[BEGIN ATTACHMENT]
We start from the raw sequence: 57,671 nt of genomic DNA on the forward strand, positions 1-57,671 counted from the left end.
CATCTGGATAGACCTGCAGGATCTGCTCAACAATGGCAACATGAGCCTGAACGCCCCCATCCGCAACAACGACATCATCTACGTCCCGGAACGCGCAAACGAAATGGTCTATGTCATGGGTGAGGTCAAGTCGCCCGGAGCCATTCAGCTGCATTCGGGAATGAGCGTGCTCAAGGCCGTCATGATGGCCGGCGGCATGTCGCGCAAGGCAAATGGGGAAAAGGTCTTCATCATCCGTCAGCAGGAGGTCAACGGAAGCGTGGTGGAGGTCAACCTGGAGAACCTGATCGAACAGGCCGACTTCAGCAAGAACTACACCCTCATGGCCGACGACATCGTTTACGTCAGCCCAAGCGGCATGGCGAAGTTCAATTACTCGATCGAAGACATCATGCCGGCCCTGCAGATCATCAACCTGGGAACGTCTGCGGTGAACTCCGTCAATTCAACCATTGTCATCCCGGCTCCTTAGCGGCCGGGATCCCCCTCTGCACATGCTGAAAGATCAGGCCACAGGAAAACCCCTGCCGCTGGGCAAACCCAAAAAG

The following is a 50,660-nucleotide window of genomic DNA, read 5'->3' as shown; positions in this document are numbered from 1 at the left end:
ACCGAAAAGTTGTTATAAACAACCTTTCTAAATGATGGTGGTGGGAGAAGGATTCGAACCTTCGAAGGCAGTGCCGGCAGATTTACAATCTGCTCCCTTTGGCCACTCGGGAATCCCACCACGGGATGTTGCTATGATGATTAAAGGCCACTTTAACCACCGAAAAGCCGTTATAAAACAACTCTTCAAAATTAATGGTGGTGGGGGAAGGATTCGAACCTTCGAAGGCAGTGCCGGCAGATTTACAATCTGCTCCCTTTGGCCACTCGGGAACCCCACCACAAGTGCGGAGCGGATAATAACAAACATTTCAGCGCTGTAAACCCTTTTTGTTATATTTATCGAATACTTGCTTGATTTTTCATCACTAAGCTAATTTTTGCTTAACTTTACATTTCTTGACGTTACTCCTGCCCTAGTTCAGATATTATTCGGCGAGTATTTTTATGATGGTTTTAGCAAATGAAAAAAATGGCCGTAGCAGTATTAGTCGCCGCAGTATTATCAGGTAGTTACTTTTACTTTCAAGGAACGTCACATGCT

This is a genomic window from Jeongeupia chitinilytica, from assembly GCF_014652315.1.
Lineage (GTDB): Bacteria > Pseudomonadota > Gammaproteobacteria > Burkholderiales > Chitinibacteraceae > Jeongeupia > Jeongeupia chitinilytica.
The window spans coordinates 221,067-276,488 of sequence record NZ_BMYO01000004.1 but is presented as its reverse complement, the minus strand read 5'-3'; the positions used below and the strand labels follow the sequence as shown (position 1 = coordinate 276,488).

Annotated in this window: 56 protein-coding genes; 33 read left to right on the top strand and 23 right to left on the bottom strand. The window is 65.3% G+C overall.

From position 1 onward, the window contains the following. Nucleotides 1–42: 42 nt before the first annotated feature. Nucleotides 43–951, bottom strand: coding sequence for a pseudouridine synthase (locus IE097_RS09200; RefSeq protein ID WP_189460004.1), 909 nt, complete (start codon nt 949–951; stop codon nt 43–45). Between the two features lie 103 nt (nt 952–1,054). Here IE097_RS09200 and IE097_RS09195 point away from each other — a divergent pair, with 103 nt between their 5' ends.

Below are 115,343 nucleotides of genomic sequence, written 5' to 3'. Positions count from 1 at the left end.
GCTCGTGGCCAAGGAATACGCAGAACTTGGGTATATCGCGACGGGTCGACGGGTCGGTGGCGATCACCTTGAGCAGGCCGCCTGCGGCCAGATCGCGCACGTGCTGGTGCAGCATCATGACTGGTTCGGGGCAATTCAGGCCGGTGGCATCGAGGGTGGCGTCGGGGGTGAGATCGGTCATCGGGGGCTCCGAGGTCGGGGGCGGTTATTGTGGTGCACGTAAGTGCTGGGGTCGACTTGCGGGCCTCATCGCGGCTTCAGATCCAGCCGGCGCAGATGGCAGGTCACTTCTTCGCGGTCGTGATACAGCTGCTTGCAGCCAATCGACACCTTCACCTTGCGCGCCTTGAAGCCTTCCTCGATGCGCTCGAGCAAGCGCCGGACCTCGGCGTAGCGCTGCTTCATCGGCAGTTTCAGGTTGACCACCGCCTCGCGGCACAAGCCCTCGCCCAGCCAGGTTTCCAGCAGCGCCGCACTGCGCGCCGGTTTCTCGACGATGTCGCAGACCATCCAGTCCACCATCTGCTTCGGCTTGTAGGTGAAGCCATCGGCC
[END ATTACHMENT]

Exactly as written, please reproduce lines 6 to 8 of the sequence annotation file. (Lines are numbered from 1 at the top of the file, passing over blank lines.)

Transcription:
Lineage (GTDB): Bacteria > Pseudomonadota > Gammaproteobacteria > Burkholderiales > Chitinibacteraceae > Jeongeupia > Jeongeupia chitinilytica.
The window spans coordinates 221,067-276,488 of sequence record NZ_BMYO01000004.1 but is presented as its reverse complement, the minus strand read 5'-3'; the positions used below and the strand labels follow the sequence as shown (position 1 = coordinate 276,488).

Annotated in this window: 56 protein-coding genes; 33 read left to right on the top strand and 23 right to left on the bottom strand. The window is 65.3% G+C overall.